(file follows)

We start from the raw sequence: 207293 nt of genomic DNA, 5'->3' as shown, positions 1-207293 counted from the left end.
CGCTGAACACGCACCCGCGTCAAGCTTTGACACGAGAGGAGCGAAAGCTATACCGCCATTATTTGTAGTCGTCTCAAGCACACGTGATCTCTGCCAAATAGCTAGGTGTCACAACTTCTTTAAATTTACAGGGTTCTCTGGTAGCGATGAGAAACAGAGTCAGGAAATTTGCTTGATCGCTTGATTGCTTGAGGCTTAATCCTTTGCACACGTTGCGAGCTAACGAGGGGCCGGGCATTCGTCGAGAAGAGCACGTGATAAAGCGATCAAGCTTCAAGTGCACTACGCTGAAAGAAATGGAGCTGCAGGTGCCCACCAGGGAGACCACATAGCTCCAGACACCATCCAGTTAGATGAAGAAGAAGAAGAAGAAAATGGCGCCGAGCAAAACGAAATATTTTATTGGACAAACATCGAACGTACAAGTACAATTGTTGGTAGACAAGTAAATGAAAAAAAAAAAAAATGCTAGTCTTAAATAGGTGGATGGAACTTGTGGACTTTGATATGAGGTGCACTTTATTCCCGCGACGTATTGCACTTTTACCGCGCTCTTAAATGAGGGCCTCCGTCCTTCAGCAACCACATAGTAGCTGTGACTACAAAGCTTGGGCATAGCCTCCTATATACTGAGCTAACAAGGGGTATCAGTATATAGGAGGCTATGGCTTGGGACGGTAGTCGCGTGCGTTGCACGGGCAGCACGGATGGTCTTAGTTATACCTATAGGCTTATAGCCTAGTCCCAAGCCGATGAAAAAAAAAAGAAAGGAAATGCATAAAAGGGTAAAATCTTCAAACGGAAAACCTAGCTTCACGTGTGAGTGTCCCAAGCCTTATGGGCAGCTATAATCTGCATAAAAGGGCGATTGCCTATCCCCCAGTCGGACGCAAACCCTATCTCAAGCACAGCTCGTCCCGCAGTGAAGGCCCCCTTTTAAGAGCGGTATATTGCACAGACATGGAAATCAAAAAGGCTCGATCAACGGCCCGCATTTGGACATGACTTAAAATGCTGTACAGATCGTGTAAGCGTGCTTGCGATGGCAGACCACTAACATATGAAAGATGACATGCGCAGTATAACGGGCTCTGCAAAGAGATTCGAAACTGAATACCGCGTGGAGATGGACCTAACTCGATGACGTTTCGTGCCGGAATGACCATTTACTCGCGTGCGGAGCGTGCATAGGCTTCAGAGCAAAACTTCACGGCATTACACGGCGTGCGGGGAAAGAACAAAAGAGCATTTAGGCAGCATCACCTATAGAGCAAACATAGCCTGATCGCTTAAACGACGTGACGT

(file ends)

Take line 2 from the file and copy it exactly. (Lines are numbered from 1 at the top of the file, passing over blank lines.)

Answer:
CGCTGAACACGCACCCGCGTCAAGCTTTGACACGAGAGGAGCGAAAGCTATACCGCCATTATTTGTAGTCGTCTCAAGCACACGTGATCTCTGCCAAATAGCTAGGTGTCACAACTTCTTTAAATTTACAGGGTTCTCTGGTAGCGATGAGAAACAGAGTCAGGAAATTTGCTTGATCGCTTGATTGCTTGAGGCTTAATCCTTTGCACACGTTGCGAGCTAACGAGGGGCCGGGCATTCGTCGAGAAGAGCACGTGATAAAGCGATCAAGCTTCAAGTGCACTACGCTGAAAGAAATGGAGCTGCAGGTGCCCACCAGGGAGACCACATAGCTCCAGACACCATCCAGTTAGATGAAGAAGAAGAAGAAGAAAATGGCGCCGAGCAAAACGAAATATTTTATTGGACAAACATCGAACGTACAAGTACAATTGTTGGTAGACAAGTAAATGAAAAAAAAAAAAAATGCTAGTCTTAAATAGGTGGATGGAACTTGTGGACTTTGATATGAGGTGCACTTTATTCCCGCGACGTATTGCACTTTTACCGCGCTCTTAAATGAGGGCCTCCGTCCTTCAGCAACCACATAGTAGCTGTGACTACAAAGCTTGGGCATAGCCTCCTATATACTGAGCTAACAAGGGGTATCAGTATATAGGAGGCTATGGCTTGGGACGGTAGTCGCGTGCGTTGCACGGGCAGCACGGATGGTCTTAGTTATACCTATAGGCTTATAGCCTAGTCCCAAGCCGATGAAAAAAAAAAGAAAGGAAATGCATAAAAGGGTAAAATCTTCAAACGGAAAACCTAGCTTCACGTGTGAGTGTCCCAAGCCTTATGGGCAGCTATAATCTGCATAAAAGGGCGATTGCCTATCCCCCAGTCGGACGCAAACCCTATCTCAAGCACAGCTCGTCCCGCAGTGAAGGCCCCCTTTTAAGAGCGGTATATTGCACAGACATGGAAATCAAAAAGGCTCGATCAACGGCCCGCATTTGGACATGACTTAAAATGCTGTACAGATCGTGTAAGCGTGCTTGCGATGGCAGACCACTAACATATGAAAGATGACATGCGCAGTATAACGGGCTCTGCAAAGAGATTCGAAACTGAATACCGCGTGGAGATGGACCTAACTCGATGACGTTTCGTGCCGGAATGACCATTTACTCGCGTGCGGAGCGTGCATAGGCTTCAGAGCAAAACTTCACGGCATTACACGGCGTGCGGGGAAAGAACAAAAGAGCATTTAGGCAGCATCACCTATAGAGCAAACATAGCCTGATCGCTTAAACGACGTGACGT